Thursday 9 November
6.30pm, Old Theatre, Old Building
London School of Economics and Political Science
Britain, like almost all other Western industrial societies is, and will increasingly be, a multicultural society. But can the traditions that have dominated western political thought address the profound challenges this development poses for political principles and government policies? Will politics be equipped to manage a multicultural society? And how can society foster a common sense of belonging amongst all its citizens?
In a public symposium to discuss his new book Rethinking Multiculturalism, Bhikhu Parekh, LSE alumnus and chair of the Commission on the Future of Multi-Ethnic Britain, will be discussing the important theoretical questions raised by contemporary multi-cultural society.
Professor Parekh will be joined by Professor Stuart Hall, Open University, Yasmin Alibhai-Brown, journalist and writer and Professor Anne Philips, LSE Gender Institute, in a lecture organised by the LSE and Palgrave. The lecture will be chaired by Professor John Solomos, South Bank University.
The symposium is free and open to all, but entry is ticket only. To obtain a ticket contact Sadler's Wells Box Office on 020 7863 8222 or email email@example.com quoting 'Palgrave lecture'. Opening hours are 12-6pm, Monday to Saturday.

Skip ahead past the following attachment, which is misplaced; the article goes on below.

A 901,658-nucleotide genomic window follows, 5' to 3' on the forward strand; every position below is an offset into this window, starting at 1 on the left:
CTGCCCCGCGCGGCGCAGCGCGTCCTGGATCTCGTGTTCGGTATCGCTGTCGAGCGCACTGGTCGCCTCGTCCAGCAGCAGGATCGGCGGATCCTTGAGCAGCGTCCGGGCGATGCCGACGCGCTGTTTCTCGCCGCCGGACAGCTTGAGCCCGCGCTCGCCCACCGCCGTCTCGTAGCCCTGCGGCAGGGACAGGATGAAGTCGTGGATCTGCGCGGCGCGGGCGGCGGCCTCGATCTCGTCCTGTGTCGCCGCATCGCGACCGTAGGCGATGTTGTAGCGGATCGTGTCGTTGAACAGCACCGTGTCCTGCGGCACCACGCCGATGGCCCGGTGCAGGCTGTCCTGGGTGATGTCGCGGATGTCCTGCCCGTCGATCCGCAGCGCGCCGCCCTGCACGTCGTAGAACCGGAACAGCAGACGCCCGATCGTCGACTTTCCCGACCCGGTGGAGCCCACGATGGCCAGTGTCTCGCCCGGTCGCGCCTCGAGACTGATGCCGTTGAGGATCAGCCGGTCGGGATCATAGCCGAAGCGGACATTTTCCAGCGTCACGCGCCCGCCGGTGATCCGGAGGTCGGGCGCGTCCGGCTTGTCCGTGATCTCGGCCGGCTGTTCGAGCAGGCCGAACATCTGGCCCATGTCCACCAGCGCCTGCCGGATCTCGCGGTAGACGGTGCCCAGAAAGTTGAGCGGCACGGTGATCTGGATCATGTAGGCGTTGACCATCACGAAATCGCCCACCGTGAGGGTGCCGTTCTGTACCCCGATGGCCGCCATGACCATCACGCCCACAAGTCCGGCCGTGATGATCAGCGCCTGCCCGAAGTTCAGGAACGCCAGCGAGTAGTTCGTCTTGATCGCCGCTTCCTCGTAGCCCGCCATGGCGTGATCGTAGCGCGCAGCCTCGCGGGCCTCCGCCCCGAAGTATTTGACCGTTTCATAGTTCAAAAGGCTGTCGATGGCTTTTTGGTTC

Journalists are invited to attend this event. To confirm attendance please contact Susanne Baker, LSE Press Office, on 020 7955 7060 or Toni Sym, LSE Press Office, on 020 7955 7417.
Notes for Editors
Rethinking Multiculturalism - Cultural Diversity and Political Theory by Bhiku Parekh was published on 20 July 2000. For more information about the book, or to order it, see www.palgrave.com
In 1997 the Runnymede Trust established the Commission on the Future of Multi-Ethnic Britain, with Bhikhu Parekh as chair. Following a three-year study The Parekh Report was published in October 2000.
LSE, located in the heart of London, has more than 7,000 students, 46 per cent undergraduates and 54 per cent postgraduates, from the UK and more than 130 countries worldwide, studying across 18 academic departments and 32 research centres and institutes.
9 November 2000